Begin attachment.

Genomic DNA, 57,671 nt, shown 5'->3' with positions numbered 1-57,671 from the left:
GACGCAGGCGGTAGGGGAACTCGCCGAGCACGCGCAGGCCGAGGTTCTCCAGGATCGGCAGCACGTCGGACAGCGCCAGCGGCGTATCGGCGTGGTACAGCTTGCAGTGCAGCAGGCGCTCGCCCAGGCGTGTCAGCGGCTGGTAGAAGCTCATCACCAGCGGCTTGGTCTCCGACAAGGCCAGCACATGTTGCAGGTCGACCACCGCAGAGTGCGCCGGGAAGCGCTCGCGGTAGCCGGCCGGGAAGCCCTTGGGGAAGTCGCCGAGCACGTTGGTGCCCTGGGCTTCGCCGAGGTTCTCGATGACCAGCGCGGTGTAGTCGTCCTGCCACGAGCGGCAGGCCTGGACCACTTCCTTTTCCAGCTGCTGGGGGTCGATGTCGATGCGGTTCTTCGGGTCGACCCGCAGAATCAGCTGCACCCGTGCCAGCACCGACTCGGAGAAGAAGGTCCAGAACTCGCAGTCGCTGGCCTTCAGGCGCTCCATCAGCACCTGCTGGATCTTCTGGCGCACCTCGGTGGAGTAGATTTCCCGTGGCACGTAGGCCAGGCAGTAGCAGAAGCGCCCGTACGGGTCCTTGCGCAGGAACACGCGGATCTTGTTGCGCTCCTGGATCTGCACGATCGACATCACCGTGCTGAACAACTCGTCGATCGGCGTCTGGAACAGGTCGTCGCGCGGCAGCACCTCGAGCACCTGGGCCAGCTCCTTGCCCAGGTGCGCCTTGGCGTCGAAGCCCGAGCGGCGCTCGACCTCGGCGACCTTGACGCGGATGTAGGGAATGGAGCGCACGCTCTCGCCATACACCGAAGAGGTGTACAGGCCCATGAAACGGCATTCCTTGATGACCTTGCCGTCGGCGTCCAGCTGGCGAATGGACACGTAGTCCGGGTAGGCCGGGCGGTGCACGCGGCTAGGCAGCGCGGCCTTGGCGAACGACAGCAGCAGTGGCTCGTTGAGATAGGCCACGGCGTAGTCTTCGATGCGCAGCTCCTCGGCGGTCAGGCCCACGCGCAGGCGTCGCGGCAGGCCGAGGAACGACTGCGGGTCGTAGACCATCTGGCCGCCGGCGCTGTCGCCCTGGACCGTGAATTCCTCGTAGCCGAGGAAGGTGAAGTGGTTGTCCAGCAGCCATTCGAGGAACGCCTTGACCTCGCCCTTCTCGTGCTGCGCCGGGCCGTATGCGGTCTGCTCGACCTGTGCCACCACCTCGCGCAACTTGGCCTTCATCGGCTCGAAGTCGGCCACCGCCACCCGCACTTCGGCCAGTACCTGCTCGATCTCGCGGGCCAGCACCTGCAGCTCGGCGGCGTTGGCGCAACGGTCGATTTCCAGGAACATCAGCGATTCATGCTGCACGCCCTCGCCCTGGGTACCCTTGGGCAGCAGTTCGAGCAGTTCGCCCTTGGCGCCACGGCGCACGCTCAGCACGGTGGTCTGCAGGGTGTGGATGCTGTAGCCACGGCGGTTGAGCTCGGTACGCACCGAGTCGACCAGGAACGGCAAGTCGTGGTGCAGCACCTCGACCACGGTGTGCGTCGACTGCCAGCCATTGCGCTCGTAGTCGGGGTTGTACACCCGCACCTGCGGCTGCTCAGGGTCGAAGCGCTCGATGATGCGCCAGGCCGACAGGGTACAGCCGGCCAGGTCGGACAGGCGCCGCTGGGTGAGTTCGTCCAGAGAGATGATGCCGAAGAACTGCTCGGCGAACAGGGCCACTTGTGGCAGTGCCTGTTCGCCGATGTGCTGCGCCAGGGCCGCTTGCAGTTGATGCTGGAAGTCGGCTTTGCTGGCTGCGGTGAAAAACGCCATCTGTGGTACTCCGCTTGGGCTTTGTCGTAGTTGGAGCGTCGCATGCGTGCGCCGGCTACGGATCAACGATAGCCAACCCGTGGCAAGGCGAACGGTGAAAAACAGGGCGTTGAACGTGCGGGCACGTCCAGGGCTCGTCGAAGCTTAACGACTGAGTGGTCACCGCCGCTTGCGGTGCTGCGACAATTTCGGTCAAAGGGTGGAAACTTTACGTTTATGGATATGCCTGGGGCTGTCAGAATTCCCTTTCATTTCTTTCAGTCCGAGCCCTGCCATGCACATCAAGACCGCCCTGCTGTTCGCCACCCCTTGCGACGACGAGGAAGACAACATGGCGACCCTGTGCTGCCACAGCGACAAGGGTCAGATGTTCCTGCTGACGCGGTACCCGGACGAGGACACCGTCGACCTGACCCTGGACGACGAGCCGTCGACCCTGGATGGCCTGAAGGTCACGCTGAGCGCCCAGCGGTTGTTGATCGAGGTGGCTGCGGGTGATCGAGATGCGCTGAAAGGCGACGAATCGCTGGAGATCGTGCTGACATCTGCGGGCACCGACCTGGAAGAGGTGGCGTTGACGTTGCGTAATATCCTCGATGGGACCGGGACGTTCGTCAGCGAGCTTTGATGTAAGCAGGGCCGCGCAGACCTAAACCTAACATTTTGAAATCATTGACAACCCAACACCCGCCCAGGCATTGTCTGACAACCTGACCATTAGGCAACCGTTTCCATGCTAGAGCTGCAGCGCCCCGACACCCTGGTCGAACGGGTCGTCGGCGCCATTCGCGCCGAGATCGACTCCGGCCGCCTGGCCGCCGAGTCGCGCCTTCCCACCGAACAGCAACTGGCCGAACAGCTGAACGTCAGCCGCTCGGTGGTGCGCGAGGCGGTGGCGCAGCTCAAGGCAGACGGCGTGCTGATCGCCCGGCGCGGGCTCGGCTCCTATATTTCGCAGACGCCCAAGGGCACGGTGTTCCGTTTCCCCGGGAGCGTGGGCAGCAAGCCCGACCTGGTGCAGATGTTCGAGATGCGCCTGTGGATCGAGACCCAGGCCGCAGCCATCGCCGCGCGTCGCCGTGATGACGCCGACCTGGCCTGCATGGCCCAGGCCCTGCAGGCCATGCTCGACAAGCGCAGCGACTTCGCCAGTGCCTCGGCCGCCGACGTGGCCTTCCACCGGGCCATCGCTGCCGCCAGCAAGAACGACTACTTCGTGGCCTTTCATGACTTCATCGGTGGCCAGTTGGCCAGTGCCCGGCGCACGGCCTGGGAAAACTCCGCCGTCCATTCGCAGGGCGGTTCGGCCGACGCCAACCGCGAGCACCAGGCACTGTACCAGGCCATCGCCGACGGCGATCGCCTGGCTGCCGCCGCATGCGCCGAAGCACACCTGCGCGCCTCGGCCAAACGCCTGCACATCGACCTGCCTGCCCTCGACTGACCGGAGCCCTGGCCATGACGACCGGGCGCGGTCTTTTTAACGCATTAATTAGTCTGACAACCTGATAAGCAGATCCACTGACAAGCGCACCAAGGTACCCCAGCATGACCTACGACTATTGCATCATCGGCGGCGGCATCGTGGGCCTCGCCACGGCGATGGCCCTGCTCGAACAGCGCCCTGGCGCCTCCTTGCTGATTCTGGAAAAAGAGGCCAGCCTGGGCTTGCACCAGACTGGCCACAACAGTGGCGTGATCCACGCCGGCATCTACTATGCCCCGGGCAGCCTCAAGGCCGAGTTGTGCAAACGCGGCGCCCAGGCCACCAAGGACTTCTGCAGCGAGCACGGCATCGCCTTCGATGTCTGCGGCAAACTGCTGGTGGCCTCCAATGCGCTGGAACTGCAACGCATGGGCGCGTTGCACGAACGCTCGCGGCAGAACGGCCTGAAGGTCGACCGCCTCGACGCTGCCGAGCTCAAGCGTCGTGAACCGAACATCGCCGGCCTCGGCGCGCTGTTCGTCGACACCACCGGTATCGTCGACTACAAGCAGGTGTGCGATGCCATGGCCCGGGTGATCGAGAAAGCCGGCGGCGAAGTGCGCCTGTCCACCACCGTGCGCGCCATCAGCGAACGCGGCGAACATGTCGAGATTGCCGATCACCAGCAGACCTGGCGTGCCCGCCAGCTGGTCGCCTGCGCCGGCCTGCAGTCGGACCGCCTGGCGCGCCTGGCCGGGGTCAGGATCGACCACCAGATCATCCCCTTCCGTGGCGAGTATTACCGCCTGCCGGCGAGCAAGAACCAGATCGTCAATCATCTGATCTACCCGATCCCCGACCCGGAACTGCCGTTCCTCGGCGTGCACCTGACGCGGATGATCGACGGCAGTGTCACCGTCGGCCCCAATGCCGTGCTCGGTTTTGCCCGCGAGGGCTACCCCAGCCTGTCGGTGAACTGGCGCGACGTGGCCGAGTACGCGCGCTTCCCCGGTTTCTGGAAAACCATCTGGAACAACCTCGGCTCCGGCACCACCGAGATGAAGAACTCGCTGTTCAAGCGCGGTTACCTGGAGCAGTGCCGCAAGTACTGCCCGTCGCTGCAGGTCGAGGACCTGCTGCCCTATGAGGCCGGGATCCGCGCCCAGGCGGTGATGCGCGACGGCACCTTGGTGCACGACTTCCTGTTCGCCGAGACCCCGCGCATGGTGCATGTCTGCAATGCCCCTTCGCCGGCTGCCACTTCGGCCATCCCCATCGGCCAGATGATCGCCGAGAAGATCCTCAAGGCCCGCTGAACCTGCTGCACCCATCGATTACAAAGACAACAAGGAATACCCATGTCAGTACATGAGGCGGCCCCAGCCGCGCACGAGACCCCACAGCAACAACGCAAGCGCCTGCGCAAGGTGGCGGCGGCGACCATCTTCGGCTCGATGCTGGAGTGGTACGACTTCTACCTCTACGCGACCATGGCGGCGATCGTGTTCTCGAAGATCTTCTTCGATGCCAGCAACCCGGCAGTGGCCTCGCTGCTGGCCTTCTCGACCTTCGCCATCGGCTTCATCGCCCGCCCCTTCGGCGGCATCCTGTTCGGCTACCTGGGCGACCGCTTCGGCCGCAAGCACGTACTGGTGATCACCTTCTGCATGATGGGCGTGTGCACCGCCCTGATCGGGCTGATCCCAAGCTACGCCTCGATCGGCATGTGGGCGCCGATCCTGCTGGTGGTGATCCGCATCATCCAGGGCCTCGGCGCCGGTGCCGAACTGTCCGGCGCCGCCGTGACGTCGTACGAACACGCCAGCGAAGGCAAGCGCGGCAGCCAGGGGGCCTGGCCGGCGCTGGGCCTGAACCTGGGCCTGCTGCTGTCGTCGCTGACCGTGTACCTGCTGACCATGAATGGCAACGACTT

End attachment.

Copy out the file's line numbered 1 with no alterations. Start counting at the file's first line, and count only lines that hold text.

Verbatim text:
Genomic DNA, 57,671 nt, shown 5'->3' with positions numbered 1-57,671 from the left: